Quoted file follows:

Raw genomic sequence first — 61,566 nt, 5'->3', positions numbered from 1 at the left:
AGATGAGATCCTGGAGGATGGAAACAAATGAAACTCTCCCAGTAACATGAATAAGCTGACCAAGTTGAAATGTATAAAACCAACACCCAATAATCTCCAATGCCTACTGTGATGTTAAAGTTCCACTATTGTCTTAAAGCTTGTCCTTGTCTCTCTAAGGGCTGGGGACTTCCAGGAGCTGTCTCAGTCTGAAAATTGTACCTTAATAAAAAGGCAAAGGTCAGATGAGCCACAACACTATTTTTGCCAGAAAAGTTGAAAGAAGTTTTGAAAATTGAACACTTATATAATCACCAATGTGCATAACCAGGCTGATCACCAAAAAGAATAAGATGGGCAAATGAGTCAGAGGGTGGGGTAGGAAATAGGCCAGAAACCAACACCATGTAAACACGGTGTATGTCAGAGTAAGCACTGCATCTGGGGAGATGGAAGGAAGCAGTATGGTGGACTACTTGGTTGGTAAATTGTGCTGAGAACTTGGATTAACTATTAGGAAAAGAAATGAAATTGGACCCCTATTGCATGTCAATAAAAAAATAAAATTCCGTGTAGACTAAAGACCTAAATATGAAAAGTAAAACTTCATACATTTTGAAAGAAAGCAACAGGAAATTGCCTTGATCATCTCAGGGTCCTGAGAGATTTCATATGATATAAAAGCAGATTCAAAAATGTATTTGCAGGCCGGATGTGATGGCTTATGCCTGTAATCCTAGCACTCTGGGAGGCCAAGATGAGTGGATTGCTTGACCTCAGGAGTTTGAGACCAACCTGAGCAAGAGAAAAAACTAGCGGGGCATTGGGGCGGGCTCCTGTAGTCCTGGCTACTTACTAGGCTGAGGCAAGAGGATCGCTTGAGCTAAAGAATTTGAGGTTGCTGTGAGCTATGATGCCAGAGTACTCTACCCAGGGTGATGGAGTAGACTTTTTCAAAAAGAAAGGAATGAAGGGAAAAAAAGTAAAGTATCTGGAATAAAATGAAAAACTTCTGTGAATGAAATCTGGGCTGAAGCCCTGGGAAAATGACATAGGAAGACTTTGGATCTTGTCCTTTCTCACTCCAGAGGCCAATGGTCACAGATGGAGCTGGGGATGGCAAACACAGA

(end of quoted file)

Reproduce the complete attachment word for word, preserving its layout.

Raw genomic sequence first — 61,566 nt, 5'->3', positions numbered from 1 at the left:
AGATGAGATCCTGGAGGATGGAAACAAATGAAACTCTCCCAGTAACATGAATAAGCTGACCAAGTTGAAATGTATAAAACCAACACCCAATAATCTCCAATGCCTACTGTGATGTTAAAGTTCCACTATTGTCTTAAAGCTTGTCCTTGTCTCTCTAAGGGCTGGGGACTTCCAGGAGCTGTCTCAGTCTGAAAATTGTACCTTAATAAAAAGGCAAAGGTCAGATGAGCCACAACACTATTTTTGCCAGAAAAGTTGAAAGAAGTTTTGAAAATTGAACACTTATATAATCACCAATGTGCATAACCAGGCTGATCACCAAAAAGAATAAGATGGGCAAATGAGTCAGAGGGTGGGGTAGGAAATAGGCCAGAAACCAACACCATGTAAACACGGTGTATGTCAGAGTAAGCACTGCATCTGGGGAGATGGAAGGAAGCAGTATGGTGGACTACTTGGTTGGTAAATTGTGCTGAGAACTTGGATTAACTATTAGGAAAAGAAATGAAATTGGACCCCTATTGCATGTCAATAAAAAAATAAAATTCCGTGTAGACTAAAGACCTAAATATGAAAAGTAAAACTTCATACATTTTGAAAGAAAGCAACAGGAAATTGCCTTGATCATCTCAGGGTCCTGAGAGATTTCATATGATATAAAAGCAGATTCAAAAATGTATTTGCAGGCCGGATGTGATGGCTTATGCCTGTAATCCTAGCACTCTGGGAGGCCAAGATGAGTGGATTGCTTGACCTCAGGAGTTTGAGACCAACCTGAGCAAGAGAAAAAACTAGCGGGGCATTGGGGCGGGCTCCTGTAGTCCTGGCTACTTACTAGGCTGAGGCAAGAGGATCGCTTGAGCTAAAGAATTTGAGGTTGCTGTGAGCTATGATGCCAGAGTACTCTACCCAGGGTGATGGAGTAGACTTTTTCAAAAAGAAAGGAATGAAGGGAAAAAAAGTAAAGTATCTGGAATAAAATGAAAAACTTCTGTGAATGAAATCTGGGCTGAAGCCCTGGGAAAATGACATAGGAAGACTTTGGATCTTGTCCTTTCTCACTCCAGAGGCCAATGGTCACAGATGGAGCTGGGGATGGCAAACACAGA